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I read on this question and answer, where you must create a new DateTime object if you need to modify (or shift) the time of the object, because DateTime is an immutable object type.

Why DateTime.AddHours doesn't seem to work?

That's fine if the variable is being declared and a value is being set in the same lexical scope. Except I'm declaring and setting the value in different lexical scope. Normally I'd do "DateTime from_instant = null;" so it at least has a value, so I can use it after it's set. However, with DateTime, once you set the value, it's immutable. So how can I adjust the value of my object by doing "from_instant.AddHours(-10);" for example, outside the lexical scope it was declared in?

In my case below, whenever I reset "from_instant", it doesn't change. I'd like to be able to change it. How do you typically reset the value since it's immutable?

    DateTime from_instant = DateTime.Now;

    bool set_scan_start_instant_to_last_scan_instant = Convert.ToBoolean(GetConfig("set_scan_start_instant_to_last_scan_instant"));

    if (set_scan_start_instant_to_last_scan_instant)
        from_instant = GetScanTimeFromFile(@".\last_scan_instant.txt");
        from_instant = DateTime.Now;
        if (!string.IsNullOrEmpty(scan_interval_minutes))
            from_instant = DateTime.Now.AddMinutes(Convert.ToInt32(scan_interval_minutes));
        else if (!string.IsNullOrEmpty(scan_interval_hours))
            from_instant = DateTime.Now.AddHours(Convert.ToInt32(scan_interval_hours));
        else if (!string.IsNullOrEmpty(scan_interval_days))
            from_instant = DateTime.Now.AddDays(Convert.ToInt32(scan_interval_days));

    DateTime to_instant = DateTime.Now;
    WriteScanTimeToFile(@".\last_scan_instant.txt", to_instant.ToString());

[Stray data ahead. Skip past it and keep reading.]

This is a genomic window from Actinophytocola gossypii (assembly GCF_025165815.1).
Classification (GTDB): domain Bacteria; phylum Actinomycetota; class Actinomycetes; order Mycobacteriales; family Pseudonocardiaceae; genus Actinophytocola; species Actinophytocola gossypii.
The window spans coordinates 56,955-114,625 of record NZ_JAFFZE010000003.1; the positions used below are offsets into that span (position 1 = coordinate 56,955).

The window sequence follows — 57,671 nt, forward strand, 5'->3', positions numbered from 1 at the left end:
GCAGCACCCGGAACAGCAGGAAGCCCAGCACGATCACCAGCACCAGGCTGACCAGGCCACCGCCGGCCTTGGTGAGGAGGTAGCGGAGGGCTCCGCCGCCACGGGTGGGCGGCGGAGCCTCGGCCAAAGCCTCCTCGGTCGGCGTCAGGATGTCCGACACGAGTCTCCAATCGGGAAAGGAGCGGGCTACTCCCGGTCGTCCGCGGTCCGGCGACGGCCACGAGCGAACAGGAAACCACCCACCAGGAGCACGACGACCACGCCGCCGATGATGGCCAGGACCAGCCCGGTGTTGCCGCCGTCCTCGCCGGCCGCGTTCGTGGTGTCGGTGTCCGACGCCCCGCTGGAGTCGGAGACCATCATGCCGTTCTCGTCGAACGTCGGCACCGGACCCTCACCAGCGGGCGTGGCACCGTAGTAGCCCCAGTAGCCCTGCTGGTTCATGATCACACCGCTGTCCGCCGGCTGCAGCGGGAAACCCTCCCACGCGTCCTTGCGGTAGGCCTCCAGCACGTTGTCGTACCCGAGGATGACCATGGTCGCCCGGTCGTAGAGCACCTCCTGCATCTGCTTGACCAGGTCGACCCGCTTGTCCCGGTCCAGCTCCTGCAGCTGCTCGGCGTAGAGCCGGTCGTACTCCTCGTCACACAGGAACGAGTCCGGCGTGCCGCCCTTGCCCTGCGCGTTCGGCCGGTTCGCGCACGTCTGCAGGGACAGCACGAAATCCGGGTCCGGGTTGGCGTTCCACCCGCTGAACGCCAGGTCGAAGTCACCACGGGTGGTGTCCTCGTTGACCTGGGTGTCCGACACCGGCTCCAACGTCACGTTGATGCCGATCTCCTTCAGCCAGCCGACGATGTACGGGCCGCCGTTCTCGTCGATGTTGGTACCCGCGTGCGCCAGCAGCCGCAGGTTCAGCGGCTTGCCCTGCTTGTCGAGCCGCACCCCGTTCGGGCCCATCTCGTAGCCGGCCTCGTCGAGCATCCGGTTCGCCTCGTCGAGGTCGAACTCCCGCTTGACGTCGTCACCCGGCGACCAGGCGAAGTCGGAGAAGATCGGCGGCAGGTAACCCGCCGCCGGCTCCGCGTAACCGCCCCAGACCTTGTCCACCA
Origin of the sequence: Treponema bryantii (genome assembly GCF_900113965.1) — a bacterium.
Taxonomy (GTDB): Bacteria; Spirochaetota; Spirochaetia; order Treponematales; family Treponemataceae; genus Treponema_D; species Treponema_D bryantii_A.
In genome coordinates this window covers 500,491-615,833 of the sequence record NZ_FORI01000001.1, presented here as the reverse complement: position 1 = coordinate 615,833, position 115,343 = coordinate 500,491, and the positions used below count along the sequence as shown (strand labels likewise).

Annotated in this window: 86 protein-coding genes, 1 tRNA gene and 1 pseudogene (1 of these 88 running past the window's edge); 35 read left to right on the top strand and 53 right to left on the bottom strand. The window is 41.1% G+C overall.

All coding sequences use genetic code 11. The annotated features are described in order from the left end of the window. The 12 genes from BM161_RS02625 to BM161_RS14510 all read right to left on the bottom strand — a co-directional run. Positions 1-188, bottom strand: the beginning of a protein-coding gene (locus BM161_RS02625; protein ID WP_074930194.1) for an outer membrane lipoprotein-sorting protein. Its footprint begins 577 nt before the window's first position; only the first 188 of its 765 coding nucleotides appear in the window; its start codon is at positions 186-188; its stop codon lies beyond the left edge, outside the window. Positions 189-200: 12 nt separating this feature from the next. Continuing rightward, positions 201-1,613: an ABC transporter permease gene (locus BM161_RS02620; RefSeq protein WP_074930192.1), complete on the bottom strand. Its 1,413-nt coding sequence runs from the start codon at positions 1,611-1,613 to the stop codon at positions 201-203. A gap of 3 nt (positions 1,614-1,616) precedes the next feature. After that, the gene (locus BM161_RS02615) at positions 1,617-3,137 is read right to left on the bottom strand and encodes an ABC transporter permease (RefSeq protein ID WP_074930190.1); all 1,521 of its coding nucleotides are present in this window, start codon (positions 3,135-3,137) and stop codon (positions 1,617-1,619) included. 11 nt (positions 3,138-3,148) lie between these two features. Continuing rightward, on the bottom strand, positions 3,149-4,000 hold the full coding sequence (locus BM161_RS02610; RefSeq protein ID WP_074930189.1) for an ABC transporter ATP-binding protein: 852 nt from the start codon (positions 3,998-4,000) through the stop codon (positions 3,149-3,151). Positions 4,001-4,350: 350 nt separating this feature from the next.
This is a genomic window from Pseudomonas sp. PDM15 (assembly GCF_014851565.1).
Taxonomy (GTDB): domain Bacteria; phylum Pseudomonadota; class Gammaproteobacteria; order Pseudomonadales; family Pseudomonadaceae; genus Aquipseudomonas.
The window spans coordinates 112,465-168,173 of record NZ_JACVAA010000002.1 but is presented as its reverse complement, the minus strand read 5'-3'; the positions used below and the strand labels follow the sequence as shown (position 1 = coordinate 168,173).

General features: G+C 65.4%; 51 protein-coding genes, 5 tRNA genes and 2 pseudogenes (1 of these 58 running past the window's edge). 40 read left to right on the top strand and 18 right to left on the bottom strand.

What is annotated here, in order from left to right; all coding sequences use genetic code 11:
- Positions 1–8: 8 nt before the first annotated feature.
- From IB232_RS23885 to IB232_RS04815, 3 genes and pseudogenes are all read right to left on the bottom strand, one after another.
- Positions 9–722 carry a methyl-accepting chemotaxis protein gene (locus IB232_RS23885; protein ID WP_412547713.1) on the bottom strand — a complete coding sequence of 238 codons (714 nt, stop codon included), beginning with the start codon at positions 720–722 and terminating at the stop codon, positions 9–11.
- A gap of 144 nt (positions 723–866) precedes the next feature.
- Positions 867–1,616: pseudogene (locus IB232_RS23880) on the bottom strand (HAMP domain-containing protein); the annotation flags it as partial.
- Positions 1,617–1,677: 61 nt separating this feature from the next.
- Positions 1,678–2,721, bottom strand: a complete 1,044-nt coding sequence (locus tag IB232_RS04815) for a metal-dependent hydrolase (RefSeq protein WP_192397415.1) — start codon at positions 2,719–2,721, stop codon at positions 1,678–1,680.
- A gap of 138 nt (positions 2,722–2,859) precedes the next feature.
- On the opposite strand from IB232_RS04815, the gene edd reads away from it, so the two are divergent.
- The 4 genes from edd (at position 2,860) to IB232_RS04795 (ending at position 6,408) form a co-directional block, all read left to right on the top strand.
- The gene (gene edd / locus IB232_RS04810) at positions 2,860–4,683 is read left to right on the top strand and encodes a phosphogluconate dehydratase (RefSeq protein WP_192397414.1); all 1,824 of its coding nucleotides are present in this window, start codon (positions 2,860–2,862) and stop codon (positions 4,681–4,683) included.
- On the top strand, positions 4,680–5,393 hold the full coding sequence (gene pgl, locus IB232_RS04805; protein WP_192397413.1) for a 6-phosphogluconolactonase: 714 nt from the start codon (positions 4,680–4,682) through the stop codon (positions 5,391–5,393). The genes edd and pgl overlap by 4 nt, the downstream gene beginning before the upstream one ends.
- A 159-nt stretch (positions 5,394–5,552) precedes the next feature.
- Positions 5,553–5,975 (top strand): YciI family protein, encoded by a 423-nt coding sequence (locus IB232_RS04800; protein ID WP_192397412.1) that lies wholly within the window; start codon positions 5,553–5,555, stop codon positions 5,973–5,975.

Console.WriteLine("from_instant: " + from_instant.ToString());  
    Console.WriteLine("to_instant: " + to_instant.ToString());        
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1 Answer

up vote 1 down vote accepted

The problem is you keep calling methods on DateTime and ignoring the return values. Don't do that.

Change this:



from_instance = from_instant.AddHours(Convert.ToInt32(scan_interval_hours));


fromInstance += TimeSpan.FromHours(Convert.ToInt32(scan_interval_hours));

(etc). It's not clear why you appear to think you can't do this. It's also not clear what you expect this code to do:

from_instant = GetScanTimeFromFile(@".\last_scan_instant.txt");
from_instant = DateTime.Now;

Why would you assign a value to from_instant and then immediately assign a different value?

(Side-note: underscores are pretty unidiomatic in C# code.)

In my case below, whenever I reset "from_instant", it doesn't change.

Sounds like you're probably not diagnosing things properly. Changing the value of the variable really will change it...

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Right, I understand that. But you still need to set "from_instance" before the if/else because it won't be available after the if/else if you'd like to use the variable. Where do I declare "from_instance" and how should I declare it? –  MacGyver Sep 17 '12 at 16:50
@MacGyver: No, you don't need to set from_instance at all before the if/else if every possible path assigns it a value before it's read. –  Jon Skeet Sep 17 '12 at 16:51
the double assignment was for troubleshooting... my concern was the "use of unassigned local variable 'from_instance'" error when compiling in the Console.WriteLine("from_instant: " + from_instant.ToString()); –  MacGyver Sep 17 '12 at 17:06
@MacGyver: That's because in the else block, you don't assign a value to from_instant if all of scan_interval_minutes, scan_interval_hours and scan_interval_days are empty or null. If you include an unconditional else clause at the end of that set of if / else if / ... and assign some default value in there, it will compile with no problems. –  Jon Skeet Sep 17 '12 at 17:30
for those reading, I changed "DateTime from_instant = DateTime.Now;" to just "DateTime from_instant;", and added an "else" clause where I set "from_instant = DateTime.Now;" –  MacGyver Sep 17 '12 at 18:35
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